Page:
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How To Really Know If Your Facebook Ads Are Profitable

 

 

The other day, someone asked me about a Facebook Ad campaign that they had run and whether their ROAS (Return On Ad Spend) was good.

Now the ROAS was around 19 which on the outside looks pretty good – I mean who wouldn’t be happy with making $19 for every $1 they spend on advertising?
But that’s where ROAS can trip people up, because it’s not the only metric you need to look at in order to ascertain whether your campaigns are working. There are many other factors that go into being profitable and I’d like to look a few of those today.

To keep things simple for this video, I’m going to assume that you are an eComm business selling products or services that the purchase and purchase value of can be ascertained by your Facebook Pixel. I’ll touch on other business types such as Lead Generation in a separate video.

 

Return on Ad Spend

As I mentioned, Return on Ad Spend (ROAS) is the amount of revenue generated for every dollar spent on advertising. Now to be honest, it is the Holy Grail of ad metrics and the one to use when you want to instantly understand your advertising results because it shows you if every dollar you invest in your advertising is returning you at least a dollar back in revenue.

The formula for calculating ROAS is simple: Revenue ÷ Ad Spend = ROAS and Facebook Ads Manager has a column that shows exactly that.

So as an example, your eComm business sold 100 units of a $20 product from your Facebook Ads last week, which is $2000 in sales. To make those sales, you spent $200 on Facebook ads.

Your ROAS is 2000 ÷ 200 = 10 which means you’re making $10 for every $1 spent on marketing.

Happy days, right?

Let’s see…

What ROAS tells us is that our Ads are profitable – they are making more money than they are using. But they don’t tell us if the business is profitable because they don’t factor in any costs except advertising. So, what else can we look at?

 

Cost per Purchase

Say hello to my little friend, Cost per Purchase. Now this fella here will be ignored by a lot of marketers because; 1. It’s harder to analyse, 2. It never tells a better story than ROAS and 3. They are not used to it because they sell their services, not products and their overheads are much and easier to establish.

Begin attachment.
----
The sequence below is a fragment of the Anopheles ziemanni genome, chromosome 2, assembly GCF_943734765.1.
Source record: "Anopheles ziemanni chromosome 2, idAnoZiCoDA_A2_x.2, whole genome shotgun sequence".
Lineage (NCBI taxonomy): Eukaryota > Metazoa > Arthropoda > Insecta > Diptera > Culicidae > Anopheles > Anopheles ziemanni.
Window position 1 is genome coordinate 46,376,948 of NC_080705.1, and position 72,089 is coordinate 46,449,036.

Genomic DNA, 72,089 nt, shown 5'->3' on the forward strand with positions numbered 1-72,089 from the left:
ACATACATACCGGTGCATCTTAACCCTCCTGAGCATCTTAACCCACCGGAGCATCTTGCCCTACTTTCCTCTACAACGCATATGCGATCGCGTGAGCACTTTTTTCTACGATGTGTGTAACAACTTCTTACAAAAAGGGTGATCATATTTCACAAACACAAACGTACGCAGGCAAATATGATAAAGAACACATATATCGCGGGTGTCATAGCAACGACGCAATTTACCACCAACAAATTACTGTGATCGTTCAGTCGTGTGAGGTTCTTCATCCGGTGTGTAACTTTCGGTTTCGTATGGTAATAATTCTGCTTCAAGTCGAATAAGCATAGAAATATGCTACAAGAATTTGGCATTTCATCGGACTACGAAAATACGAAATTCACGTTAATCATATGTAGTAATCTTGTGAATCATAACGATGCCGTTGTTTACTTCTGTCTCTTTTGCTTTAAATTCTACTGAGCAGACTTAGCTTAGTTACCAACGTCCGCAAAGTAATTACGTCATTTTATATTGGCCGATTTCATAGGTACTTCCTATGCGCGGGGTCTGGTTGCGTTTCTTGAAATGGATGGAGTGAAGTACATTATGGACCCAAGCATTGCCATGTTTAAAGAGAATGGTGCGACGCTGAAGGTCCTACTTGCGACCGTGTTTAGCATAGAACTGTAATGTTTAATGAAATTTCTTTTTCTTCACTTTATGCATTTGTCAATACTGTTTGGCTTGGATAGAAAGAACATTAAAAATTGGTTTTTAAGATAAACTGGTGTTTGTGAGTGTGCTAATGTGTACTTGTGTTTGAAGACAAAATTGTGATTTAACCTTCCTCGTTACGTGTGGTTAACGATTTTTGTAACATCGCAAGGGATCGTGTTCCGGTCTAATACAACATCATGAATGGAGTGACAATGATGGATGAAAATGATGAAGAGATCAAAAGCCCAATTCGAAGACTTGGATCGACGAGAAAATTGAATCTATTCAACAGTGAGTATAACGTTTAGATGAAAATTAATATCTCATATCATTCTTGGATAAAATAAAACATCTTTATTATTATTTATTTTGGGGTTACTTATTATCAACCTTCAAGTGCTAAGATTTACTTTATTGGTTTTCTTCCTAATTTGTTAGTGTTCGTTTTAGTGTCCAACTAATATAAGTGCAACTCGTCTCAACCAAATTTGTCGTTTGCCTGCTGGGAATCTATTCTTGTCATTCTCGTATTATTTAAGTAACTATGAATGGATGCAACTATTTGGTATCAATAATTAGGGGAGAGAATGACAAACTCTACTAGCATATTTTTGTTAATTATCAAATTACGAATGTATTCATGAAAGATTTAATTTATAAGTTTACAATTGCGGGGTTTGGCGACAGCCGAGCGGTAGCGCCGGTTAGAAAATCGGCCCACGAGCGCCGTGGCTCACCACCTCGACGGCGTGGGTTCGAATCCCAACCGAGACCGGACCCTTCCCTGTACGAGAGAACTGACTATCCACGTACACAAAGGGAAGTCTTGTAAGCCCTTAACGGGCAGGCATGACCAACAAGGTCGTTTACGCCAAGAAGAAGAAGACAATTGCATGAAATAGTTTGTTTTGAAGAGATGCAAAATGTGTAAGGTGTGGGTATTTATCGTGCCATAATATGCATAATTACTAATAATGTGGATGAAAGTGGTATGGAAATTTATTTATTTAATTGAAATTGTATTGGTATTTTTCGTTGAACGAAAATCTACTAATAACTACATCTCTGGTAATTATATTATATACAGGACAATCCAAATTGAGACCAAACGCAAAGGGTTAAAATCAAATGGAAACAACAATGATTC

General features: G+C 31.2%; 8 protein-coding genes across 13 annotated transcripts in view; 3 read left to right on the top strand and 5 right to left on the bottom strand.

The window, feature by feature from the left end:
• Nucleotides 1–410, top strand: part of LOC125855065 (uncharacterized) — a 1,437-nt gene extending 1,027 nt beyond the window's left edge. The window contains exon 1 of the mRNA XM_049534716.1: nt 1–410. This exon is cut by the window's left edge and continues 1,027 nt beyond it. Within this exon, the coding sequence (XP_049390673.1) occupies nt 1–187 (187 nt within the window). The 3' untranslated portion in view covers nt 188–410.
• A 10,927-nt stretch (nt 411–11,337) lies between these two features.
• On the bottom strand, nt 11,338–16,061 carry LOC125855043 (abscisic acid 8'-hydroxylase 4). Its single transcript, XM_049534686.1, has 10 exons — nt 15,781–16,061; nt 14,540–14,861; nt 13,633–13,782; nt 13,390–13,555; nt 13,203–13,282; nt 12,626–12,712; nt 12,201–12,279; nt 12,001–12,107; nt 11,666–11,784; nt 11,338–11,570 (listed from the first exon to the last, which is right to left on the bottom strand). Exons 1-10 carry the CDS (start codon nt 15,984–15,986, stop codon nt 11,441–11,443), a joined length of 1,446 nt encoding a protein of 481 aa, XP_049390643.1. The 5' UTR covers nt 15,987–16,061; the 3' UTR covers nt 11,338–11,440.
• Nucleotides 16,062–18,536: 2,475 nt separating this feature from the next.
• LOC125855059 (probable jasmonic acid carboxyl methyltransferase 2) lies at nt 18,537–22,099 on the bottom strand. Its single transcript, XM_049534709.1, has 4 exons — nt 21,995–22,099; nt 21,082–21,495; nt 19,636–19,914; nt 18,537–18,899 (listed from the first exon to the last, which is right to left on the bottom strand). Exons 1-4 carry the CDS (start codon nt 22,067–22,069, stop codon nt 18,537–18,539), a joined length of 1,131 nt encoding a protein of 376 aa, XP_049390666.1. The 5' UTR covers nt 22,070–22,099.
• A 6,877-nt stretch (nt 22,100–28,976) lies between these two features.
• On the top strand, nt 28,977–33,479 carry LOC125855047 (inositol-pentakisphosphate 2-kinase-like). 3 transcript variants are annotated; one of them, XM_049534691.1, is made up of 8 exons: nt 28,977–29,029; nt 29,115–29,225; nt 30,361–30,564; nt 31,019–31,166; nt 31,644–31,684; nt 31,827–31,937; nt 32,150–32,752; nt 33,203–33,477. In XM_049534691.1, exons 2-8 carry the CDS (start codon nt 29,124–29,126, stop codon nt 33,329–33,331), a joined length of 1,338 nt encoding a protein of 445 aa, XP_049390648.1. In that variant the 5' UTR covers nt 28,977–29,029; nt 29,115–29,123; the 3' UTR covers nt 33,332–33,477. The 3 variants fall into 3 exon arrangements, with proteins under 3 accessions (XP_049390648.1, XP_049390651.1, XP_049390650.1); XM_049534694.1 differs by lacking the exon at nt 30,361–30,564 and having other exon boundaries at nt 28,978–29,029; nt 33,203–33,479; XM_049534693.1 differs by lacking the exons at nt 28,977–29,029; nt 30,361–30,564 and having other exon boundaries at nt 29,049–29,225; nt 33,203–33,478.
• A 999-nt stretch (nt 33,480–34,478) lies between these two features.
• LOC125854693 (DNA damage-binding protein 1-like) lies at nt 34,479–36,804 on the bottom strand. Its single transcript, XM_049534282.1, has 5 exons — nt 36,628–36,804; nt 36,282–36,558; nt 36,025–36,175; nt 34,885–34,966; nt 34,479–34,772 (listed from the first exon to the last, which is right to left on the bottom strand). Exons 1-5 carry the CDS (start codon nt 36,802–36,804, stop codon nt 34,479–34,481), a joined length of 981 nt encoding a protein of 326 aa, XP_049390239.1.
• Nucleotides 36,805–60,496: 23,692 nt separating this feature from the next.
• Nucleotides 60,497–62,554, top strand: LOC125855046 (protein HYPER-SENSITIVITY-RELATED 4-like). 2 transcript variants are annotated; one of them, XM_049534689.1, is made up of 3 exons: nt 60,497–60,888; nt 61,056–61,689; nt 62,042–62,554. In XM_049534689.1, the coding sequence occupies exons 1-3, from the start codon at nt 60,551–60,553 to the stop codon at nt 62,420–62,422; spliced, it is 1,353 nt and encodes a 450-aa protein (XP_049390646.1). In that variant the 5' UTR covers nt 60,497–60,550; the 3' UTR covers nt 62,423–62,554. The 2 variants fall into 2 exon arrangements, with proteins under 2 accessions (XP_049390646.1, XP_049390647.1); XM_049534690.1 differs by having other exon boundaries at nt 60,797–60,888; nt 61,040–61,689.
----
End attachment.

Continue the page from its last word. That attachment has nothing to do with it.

But I own physical stores and eComm businesses and know that this is where the real profit analysis is.

And if you’re a physical or eComm store owner, you can already see where I’m going because the difference between being in the red or the black is the difference between your revenue and ALL your costs.

Cost per Purchase tells you exactly what it is costing you in ad spend to get a sale.

In order to fully analyse this, you need to have some data that Facebook doesn’t have such as your Average Purchase Value and an estimate of what it costs you to get that purchase out the door to your customer.

So for an eComm business, you might need to calculate such things as:

  1. Staff Costs;

  2. Cost of Goods;

  3. Fixed Costs (rent, electricity etc.);

  4. Packaging & Postage Costs.


How you calculate this and what you include is very much up to you but at the end, you should have two things:

  1. Average Purchase Value;

  2. Average Cost per Purchase.


So, let’s look at our previous example – you sold 100 units of a $20 product. After analysing your costs, you determine that with your wholesale costs, staffing and fixed costs plus the packaging and postage to get it out the door, it costs you $7.10. Take that from the $20 and you’re left with $12.90.

Based on that, you determine that at most, you can only afford to have your advertising cost you $2.10 per purchase or else you’re not making a profit at all (especially seeing as we haven’t even factored in tax etc.).

So let’s go back to cost per purchase.

In this example, the Cost per Purchase is Ad Spend ÷ Purchases or $200 ÷ 100 = $2.

Which is JUST inside your acceptable cost which gives you a more real world view or your profitability than an ROAS of 10:1.

So always be aware of the bigger picture and don’t get carried away with vanity metrics or single numbers that don’t tell the whole story – it will make all the difference in the end.

 

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